As the world shakes off the dust of the Holiday Break and gets into 2015, here’s something to catch up on from the last week of last year. On Christmas, Eric Metaxas wrote a Wall Street Journal op-ed (here’s the Google search) claiming, in its headline, that scientific findings bolster the evidence that God exists.
Specifically, he cites the fact that, despite constantly finding new planets, our astronomers aren’t finding any new life (Area 51 rumors notwithstanding). Predictably, atheists bristled; Arizona State University Professor Lawrence Krauss wrote an unpublished letter to the editor that sought to debunk Metaxes’s claim.
Krauss correctly answers Metaxas’s first main point – that the known conditions for life to exist on Earth are not the same as the conditions that might give rise to other life forms. (Heck, are we even looking for life forms based on silicon or boron? They found some on Star Trek.) The fact that we haven’t found little green persons is a poor point and Metaxas should have left it alone.
Krauss doesn’t mention it, but even Metaxas’s points about the numerically unlikely evolution of life on Earth don’t hold up well. Those who believe in infinite universes with infinitely various timelines would suggest that, if every single possible outcome is represented, then there would have to be a universe were Earth existed as it does today.
Krauss misses Metaxas’s best point – and, since he buries it so deep, maybe he missed it too:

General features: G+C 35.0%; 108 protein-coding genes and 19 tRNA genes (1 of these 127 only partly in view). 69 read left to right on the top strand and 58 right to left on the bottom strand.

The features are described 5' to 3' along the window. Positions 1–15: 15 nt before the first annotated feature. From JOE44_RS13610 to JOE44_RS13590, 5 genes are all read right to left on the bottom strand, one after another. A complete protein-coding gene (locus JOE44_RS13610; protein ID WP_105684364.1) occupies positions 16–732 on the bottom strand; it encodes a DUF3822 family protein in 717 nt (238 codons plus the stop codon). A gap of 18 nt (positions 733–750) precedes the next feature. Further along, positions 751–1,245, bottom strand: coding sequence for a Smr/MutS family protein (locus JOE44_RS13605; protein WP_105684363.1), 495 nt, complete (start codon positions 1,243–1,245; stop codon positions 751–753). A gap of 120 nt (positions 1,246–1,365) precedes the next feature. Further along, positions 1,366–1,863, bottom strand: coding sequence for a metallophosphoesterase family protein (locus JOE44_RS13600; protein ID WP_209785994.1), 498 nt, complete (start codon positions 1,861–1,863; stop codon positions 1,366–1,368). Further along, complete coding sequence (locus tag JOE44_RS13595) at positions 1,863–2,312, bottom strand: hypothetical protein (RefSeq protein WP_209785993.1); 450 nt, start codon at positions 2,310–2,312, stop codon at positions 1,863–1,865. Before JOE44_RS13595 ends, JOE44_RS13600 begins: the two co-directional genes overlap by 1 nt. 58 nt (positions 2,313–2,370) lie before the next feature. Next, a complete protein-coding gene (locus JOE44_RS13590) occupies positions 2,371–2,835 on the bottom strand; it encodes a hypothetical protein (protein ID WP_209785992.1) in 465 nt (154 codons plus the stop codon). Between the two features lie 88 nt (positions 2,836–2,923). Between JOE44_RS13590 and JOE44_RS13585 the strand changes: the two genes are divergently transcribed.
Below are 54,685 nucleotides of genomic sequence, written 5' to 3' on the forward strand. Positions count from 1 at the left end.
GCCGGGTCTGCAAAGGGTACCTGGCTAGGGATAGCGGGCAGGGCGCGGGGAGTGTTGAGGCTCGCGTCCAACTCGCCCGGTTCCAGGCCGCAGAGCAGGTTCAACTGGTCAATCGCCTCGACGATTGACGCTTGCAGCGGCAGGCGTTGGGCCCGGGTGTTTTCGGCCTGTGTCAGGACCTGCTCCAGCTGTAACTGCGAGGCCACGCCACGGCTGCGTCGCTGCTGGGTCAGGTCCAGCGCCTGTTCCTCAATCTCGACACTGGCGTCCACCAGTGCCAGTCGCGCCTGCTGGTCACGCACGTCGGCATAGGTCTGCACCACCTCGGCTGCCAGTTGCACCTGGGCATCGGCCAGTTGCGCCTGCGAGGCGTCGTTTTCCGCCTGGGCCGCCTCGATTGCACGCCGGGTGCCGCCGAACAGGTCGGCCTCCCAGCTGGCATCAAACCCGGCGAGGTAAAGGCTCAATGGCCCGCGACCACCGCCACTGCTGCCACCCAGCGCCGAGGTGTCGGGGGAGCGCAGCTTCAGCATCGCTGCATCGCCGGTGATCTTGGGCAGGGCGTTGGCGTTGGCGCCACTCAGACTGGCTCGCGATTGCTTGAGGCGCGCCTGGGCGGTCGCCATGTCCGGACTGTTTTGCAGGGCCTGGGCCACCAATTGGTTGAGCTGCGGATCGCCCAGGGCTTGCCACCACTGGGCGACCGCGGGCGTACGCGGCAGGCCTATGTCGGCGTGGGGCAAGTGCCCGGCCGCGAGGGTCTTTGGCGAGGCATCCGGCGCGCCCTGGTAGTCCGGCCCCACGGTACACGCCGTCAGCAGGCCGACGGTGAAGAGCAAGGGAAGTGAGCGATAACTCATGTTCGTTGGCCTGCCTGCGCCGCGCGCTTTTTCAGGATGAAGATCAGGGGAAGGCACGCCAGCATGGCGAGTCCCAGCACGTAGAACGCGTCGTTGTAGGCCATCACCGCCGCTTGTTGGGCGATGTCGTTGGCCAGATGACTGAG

[T]he odds turned against any planet in the universe supporting life, including this one. Probability said that even we shouldn’t be here… Yet here we are, not only existing, but talking about existing. What can account for it? [Emphasis added.]
The key phrase is “talking about existing.” As our scientists explore the universe, they find that things make sense. Early mathematicians discovered that every single circle has the same ratio of its circumference to its diameter (pi). Before he put figs in cookies, Sir Isaac Newton discovered laws of physics. The gravitational force between any two objects in the universe is determined using a constant value, which physicists just pinned down this year (though approximations have been around for centuries). It’s not just that the universe developed as it did, but that it develops according to laws and rules which is somewhat amazing.
Krauss replies that the appearance of design is not design, and he’s right. There’s nothing there to prove that a cosmic Creator wrote the laws. Yet it’s undeniable the laws are there. There’s a parallel there from the Book of Genesis (1:2), too:
[T]he earth was a formless void and darkness covered the face of the deep, while a wind from God swept over the face of the waters.
This is what makes the supposed divide between religion and science so fascinating: The themes of the scripture don’t contradict scientific discoveries, nor vice versa. (The literal words may be a different story, but it’s hard to be overly concerned about that when factoring in the difficulty of translation, changes in humanity’s frame of reference, and linguistic changes over multiple millenia.)
Krauss and I may agree that Metaxas didn’t make the strongest case he could have in his Christmas op-ed, but it seems we are coming from different points. The snide derision of “Christian apologists,” implies that anyone who points out the similarity between scientific findings and Christian teachings, or who believes in intelligent design, is some kind of Lyle Lanley huckster peddling a bill of goods rather than someone looking for common ground with secular scientists.
One might call that type of opposition fanatical, but let’s give them the benefit of the doubt and say they’re just devout.